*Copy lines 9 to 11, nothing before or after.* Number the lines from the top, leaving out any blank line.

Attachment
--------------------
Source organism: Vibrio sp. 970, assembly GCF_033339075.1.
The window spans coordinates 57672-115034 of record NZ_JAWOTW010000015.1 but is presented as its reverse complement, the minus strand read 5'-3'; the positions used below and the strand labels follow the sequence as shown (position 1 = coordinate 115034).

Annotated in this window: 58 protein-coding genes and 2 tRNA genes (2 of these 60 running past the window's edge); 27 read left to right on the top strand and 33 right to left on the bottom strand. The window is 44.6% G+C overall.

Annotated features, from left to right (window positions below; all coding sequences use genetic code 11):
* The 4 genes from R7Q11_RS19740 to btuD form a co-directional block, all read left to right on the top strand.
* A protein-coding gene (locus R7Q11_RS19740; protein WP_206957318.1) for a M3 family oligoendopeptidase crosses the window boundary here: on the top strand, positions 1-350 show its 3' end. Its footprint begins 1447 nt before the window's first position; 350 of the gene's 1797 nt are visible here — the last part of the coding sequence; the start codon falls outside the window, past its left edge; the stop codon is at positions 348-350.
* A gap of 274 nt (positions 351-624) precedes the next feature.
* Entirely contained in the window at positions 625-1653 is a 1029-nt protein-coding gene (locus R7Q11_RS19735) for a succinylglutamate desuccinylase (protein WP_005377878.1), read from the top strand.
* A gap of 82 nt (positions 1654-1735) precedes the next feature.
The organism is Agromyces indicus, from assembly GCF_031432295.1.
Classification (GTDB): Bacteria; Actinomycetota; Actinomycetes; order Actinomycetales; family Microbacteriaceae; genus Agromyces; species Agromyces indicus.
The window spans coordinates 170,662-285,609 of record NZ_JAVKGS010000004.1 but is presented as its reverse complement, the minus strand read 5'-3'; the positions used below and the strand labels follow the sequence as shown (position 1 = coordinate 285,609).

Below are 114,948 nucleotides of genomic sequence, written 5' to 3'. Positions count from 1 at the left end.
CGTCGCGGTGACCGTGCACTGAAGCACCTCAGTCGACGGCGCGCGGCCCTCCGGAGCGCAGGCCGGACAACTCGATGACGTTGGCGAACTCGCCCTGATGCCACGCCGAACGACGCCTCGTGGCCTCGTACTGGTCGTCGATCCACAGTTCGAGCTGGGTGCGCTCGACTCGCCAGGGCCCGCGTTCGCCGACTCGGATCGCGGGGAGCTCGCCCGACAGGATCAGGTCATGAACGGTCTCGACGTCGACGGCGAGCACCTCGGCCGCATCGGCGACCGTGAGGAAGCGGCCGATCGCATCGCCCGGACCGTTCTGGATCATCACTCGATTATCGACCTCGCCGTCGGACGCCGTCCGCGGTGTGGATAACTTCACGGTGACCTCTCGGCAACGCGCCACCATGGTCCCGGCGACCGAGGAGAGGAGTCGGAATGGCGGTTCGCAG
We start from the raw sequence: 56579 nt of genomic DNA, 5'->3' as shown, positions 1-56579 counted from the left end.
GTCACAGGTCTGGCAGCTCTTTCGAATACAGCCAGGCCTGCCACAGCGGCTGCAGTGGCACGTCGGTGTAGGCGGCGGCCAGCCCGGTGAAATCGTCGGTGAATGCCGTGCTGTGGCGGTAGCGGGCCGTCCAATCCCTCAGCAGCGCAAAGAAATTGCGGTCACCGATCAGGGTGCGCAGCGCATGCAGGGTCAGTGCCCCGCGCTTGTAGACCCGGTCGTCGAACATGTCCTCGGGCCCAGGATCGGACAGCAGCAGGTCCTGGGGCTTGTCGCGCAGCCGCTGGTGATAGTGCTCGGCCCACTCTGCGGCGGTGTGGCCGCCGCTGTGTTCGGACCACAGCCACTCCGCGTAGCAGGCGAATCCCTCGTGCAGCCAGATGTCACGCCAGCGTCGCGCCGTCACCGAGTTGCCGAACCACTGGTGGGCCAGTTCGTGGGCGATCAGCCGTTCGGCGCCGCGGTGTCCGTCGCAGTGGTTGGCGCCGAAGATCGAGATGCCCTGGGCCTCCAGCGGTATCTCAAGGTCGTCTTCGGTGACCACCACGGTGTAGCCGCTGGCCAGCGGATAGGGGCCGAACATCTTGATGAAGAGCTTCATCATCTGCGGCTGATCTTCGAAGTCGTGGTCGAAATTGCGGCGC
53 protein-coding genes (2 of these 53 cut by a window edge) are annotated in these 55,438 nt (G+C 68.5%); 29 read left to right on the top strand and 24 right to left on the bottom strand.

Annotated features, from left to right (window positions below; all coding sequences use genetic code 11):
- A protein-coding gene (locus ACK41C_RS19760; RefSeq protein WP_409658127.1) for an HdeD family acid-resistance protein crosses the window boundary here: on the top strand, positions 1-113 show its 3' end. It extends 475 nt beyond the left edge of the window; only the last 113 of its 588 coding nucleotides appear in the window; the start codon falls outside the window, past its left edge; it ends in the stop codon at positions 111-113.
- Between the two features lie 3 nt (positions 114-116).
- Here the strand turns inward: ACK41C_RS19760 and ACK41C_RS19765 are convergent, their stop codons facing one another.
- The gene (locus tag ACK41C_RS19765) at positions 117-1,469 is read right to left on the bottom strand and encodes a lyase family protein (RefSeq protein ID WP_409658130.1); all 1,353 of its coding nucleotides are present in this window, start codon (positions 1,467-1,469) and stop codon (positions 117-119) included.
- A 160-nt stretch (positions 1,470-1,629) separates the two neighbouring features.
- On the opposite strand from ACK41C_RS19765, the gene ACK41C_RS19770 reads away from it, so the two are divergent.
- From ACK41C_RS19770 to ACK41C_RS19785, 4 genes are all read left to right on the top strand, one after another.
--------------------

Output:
* A gap of 82 nt (positions 1654-1735) precedes the next feature.
The organism is Agromyces indicus, from assembly GCF_031432295.1.
Classification (GTDB): Bacteria; Actinomycetota; Actinomycetes; order Actinomycetales; family Microbacteriaceae; genus Agromyces; species Agromyces indicus.